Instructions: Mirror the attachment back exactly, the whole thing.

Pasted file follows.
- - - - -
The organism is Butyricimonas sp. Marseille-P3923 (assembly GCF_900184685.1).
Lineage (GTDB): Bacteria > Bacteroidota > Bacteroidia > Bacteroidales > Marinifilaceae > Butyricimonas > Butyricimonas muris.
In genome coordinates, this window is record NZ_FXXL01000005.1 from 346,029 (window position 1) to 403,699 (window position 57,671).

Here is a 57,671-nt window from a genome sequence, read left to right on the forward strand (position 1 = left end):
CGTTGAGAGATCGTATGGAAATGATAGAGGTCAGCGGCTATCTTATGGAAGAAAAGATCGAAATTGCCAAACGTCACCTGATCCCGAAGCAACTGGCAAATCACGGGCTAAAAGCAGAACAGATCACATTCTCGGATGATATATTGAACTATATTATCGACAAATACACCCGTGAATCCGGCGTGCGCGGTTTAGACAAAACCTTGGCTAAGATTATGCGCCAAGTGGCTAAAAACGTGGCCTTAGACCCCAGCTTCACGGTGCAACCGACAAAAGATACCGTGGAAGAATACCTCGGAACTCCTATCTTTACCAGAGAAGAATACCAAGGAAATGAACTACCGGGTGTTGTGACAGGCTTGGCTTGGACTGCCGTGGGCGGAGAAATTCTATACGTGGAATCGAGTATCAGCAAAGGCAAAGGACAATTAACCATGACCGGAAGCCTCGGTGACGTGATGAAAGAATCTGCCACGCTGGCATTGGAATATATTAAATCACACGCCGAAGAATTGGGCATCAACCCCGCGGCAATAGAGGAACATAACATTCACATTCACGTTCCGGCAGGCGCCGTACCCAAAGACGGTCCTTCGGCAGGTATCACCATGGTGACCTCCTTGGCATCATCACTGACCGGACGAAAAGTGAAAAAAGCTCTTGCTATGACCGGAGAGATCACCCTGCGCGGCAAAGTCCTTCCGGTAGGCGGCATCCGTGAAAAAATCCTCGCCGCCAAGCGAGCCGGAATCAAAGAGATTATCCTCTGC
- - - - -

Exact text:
The organism is Butyricimonas sp. Marseille-P3923 (assembly GCF_900184685.1).
Lineage (GTDB): Bacteria > Bacteroidota > Bacteroidia > Bacteroidales > Marinifilaceae > Butyricimonas > Butyricimonas muris.
In genome coordinates, this window is record NZ_FXXL01000005.1 from 346,029 (window position 1) to 403,699 (window position 57,671).

Here is a 57,671-nt window from a genome sequence, read left to right on the forward strand (position 1 = left end):
CGTTGAGAGATCGTATGGAAATGATAGAGGTCAGCGGCTATCTTATGGAAGAAAAGATCGAAATTGCCAAACGTCACCTGATCCCGAAGCAACTGGCAAATCACGGGCTAAAAGCAGAACAGATCACATTCTCGGATGATATATTGAACTATATTATCGACAAATACACCCGTGAATCCGGCGTGCGCGGTTTAGACAAAACCTTGGCTAAGATTATGCGCCAAGTGGCTAAAAACGTGGCCTTAGACCCCAGCTTCACGGTGCAACCGACAAAAGATACCGTGGAAGAATACCTCGGAACTCCTATCTTTACCAGAGAAGAATACCAAGGAAATGAACTACCGGGTGTTGTGACAGGCTTGGCTTGGACTGCCGTGGGCGGAGAAATTCTATACGTGGAATCGAGTATCAGCAAAGGCAAAGGACAATTAACCATGACCGGAAGCCTCGGTGACGTGATGAAAGAATCTGCCACGCTGGCATTGGAATATATTAAATCACACGCCGAAGAATTGGGCATCAACCCCGCGGCAATAGAGGAACATAACATTCACATTCACGTTCCGGCAGGCGCCGTACCCAAAGACGGTCCTTCGGCAGGTATCACCATGGTGACCTCCTTGGCATCATCACTGACCGGACGAAAAGTGAAAAAAGCTCTTGCTATGACCGGAGAGATCACCCTGCGCGGCAAAGTCCTTCCGGTAGGCGGCATCCGTGAAAAAATCCTCGCCGCCAAGCGAGCCGGAATCAAAGAGATTATCCTCTGC